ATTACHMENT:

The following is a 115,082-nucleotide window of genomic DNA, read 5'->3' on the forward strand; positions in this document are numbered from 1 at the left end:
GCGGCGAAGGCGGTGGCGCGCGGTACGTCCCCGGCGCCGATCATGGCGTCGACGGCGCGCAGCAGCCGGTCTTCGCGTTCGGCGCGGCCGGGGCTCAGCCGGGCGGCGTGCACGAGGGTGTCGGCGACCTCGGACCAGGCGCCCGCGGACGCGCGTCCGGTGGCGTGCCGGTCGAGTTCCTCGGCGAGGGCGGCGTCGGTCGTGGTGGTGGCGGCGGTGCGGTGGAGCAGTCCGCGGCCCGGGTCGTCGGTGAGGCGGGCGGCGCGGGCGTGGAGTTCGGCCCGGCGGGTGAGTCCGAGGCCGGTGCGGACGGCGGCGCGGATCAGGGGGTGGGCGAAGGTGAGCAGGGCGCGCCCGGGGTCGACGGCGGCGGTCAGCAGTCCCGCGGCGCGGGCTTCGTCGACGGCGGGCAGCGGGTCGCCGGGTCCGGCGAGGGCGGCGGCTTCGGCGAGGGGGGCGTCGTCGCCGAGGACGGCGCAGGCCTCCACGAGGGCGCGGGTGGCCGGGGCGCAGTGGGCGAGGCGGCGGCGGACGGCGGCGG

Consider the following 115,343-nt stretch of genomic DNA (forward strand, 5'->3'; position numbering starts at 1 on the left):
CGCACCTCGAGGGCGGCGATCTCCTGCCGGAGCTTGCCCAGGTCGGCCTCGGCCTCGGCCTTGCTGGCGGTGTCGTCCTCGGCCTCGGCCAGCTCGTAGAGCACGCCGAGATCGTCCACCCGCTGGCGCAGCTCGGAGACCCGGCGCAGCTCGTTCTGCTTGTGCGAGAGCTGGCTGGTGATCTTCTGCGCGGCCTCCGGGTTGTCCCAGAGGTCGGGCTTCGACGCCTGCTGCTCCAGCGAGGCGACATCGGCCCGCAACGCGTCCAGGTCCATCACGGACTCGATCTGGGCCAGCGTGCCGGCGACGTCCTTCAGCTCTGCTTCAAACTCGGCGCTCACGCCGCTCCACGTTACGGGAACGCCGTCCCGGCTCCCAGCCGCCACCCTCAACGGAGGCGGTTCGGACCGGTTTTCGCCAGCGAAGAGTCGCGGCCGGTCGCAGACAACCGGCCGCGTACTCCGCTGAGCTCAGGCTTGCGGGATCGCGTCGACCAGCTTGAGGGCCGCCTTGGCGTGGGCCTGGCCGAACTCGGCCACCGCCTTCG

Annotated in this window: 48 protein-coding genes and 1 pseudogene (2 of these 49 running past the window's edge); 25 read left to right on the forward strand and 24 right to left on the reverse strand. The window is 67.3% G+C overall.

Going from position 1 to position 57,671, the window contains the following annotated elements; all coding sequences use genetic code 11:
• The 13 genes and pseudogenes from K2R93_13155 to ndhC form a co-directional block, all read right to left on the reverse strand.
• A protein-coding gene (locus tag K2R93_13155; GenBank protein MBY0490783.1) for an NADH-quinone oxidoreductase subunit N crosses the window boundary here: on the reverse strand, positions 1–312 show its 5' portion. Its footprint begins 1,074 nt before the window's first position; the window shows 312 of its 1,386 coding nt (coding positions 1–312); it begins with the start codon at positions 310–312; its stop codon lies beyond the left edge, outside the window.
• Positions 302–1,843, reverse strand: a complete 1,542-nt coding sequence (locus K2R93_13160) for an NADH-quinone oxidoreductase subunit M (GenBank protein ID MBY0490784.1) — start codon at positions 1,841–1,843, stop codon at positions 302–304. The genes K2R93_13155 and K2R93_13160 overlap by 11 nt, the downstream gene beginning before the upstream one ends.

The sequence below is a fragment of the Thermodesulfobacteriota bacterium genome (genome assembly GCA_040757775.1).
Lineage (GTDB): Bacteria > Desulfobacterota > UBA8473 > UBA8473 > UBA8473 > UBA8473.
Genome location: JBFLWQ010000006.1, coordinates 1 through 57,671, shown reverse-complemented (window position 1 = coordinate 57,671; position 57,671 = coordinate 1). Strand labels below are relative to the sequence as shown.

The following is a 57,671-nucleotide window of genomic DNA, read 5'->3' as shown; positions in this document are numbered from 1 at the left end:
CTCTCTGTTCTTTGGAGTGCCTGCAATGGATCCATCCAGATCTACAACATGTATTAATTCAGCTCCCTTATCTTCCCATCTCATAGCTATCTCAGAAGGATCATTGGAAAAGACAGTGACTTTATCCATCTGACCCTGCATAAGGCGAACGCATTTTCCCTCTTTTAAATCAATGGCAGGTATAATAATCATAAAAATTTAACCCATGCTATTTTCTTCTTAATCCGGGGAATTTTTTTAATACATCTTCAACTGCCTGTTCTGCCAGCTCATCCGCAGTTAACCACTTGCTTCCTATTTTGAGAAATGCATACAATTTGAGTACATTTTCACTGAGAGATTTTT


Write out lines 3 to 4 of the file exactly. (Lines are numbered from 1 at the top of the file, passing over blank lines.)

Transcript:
Consider the following 115,343-nt stretch of genomic DNA (forward strand, 5'->3'; position numbering starts at 1 on the left):
CGCACCTCGAGGGCGGCGATCTCCTGCCGGAGCTTGCCCAGGTCGGCCTCGGCCTCGGCCTTGCTGGCGGTGTCGTCCTCGGCCTCGGCCAGCTCGTAGAGCACGCCGAGATCGTCCACCCGCTGGCGCAGCTCGGAGACCCGGCGCAGCTCGTTCTGCTTGTGCGAGAGCTGGCTGGTGATCTTCTGCGCGGCCTCCGGGTTGTCCCAGAGGTCGGGCTTCGACGCCTGCTGCTCCAGCGAGGCGACATCGGCCCGCAACGCGTCCAGGTCCATCACGGACTCGATCTGGGCCAGCGTGCCGGCGACGTCCTTCAGCTCTGCTTCAAACTCGGCGCTCACGCCGCTCCACGTTACGGGAACGCCGTCCCGGCTCCCAGCCGCCACCCTCAACGGAGGCGGTTCGGACCGGTTTTCGCCAGCGAAGAGTCGCGGCCGGTCGCAGACAACCGGCCGCGTACTCCGCTGAGCTCAGGCTTGCGGGATCGCGTCGACCAGCTTGAGGGCCGCCTTGGCGTGGGCCTGGCCGAACTCGGCCACCGCCTTCG